In the nation…

As what would have been Roe’s 50th anniversary approaches this weekend, there’s lots of analysis out there about what comes next for the anti-choice movement. CNN reports that this weekend’s ‘March for Life’ will represent a fresh start for activists; and The New York Times gets into the rift in the anti-choice movement over whether to push for federal legislation and just how extreme to be with state bans moving forward, as does Rolling Stone. Bloomberg says that Republicans will be hyper focused on painting Democrats as the real extremists as they coalesce around a 15-week ban, and The Atlantic looks at the uncertainty “rippling beneath the surface” of the anti-choice movement.

You likely know this already, but the Supreme Court probe into the Dobbs leak has come up empty-handed, you can read the report on the investigation over at POLITICO.

The Department of Health and Human Services has released a report of what the Biden administration has done to restore and protect abortion rights since Roe was overturned—you can read the full report here.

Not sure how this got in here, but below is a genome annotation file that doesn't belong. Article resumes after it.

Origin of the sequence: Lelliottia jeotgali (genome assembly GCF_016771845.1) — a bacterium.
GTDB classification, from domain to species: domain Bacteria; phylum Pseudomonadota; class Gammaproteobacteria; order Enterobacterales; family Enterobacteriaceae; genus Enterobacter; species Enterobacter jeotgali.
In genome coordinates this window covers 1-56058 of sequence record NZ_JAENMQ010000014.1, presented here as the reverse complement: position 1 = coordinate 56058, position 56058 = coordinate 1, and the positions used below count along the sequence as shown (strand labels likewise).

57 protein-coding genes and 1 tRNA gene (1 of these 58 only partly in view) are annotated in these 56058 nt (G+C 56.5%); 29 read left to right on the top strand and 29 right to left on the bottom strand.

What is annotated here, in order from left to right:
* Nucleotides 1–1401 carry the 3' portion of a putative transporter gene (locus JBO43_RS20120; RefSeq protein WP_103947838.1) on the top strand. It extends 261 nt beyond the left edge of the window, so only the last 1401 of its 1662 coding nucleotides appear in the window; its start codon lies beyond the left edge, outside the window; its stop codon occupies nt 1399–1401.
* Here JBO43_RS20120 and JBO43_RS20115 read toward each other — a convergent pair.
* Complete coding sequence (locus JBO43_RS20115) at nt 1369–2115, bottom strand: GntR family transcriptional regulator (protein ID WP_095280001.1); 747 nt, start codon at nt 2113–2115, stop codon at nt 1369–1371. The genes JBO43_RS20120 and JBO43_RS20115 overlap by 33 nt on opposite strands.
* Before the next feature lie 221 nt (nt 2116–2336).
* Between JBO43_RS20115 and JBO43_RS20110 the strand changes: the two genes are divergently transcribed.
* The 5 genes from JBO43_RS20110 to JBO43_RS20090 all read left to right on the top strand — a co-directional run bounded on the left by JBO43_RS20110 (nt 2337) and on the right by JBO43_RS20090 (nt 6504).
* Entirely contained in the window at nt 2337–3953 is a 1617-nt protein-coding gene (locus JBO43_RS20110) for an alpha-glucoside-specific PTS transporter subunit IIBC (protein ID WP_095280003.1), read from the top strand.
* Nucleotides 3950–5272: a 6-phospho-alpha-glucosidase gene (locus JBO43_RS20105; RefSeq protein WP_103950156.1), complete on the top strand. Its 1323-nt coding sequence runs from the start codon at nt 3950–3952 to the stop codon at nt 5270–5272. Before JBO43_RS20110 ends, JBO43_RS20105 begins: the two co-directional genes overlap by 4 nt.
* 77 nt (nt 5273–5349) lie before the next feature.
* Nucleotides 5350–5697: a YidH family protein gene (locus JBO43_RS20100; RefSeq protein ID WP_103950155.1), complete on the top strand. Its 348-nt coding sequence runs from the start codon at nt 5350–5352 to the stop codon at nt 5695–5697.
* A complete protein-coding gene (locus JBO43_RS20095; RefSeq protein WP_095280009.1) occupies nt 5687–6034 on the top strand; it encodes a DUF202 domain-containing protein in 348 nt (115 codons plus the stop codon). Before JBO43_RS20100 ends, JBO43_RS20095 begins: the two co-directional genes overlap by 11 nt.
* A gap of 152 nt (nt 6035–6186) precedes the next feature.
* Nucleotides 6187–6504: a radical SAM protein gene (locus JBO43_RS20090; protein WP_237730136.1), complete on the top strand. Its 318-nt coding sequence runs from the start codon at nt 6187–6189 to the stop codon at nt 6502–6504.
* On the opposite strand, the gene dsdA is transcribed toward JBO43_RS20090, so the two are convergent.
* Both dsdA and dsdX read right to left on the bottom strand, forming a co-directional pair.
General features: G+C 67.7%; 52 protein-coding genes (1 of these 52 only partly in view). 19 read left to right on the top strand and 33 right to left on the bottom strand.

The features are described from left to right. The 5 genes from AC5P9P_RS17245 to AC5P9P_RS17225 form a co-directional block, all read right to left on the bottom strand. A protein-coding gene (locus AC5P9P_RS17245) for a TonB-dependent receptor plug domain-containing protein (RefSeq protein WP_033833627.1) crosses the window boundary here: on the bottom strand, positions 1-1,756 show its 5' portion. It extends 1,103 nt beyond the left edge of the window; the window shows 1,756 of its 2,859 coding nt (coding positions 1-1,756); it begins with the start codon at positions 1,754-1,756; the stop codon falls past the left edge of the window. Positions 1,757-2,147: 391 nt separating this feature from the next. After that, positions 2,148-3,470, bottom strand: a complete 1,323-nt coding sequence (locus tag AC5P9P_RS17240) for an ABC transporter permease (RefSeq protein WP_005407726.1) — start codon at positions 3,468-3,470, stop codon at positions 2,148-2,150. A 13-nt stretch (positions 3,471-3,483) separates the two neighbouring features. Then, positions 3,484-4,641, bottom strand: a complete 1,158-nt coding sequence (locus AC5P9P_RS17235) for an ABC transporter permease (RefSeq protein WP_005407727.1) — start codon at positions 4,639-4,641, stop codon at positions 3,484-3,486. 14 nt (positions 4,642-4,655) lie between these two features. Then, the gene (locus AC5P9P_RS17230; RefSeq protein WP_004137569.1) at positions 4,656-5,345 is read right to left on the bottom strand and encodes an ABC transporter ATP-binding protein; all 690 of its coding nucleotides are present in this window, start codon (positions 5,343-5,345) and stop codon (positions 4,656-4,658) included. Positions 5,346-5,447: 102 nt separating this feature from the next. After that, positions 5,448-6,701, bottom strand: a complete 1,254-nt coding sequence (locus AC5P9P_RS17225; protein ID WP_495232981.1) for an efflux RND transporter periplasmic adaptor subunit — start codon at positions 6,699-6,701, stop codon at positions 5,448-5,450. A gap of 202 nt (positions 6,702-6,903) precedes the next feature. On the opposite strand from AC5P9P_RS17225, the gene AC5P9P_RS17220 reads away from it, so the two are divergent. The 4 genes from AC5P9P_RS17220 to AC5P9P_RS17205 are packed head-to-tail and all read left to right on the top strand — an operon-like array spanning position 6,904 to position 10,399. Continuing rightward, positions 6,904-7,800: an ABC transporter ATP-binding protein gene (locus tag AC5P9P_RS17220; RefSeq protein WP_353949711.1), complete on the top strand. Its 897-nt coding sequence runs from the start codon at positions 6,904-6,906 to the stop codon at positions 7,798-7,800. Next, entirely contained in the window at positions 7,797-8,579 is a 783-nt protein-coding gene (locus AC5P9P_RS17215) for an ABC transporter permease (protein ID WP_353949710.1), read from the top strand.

Over at Teen Vogue, Amy Merrill, a co-founder of Plan C, writes that anyone with the ability to get pregnant should have abortion pills in their medicine cabinet:

“While voters, activists and policy-makers continue to challenge bad laws and push for constitutional protections, I’m interested in finding ways we can take well-being into our own hands rather than placing it in the hands of our elected officials. With direct and advance access to abortion pills, the majority of us can safely self-manage our own abortion, without visiting a doctor, and regardless of what the courts have to say about it.”

Quick hits:

  • The Hill looks at how abortion medication is getting harder and harder to access in certain states;

  • Vanity Fair examines what’s ahead for the case seeking to ban abortion medication—and the Trump-appointed judge who’ll decide the pills’ fate';

  • Vox has a big piece today where they speak to different women about what Roe being overturned has meant for them.

  • Media Matters reports that Eventbrite is allowing anti-abortion activists to use the site to plan harassment campaigns at abortion clinics;

  • Axios has a rundown of some of the national abortion-related legislation to keep an eye on;

  • And CNN looks at the state-level attacks on abortion rights.

    This newsletter was compiled with the help of researcher Grace Haley.

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Abortion, Every Day
Abortion, Every Day
Daily audio updates & commentary on abortion in the United States.
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Jessica Valenti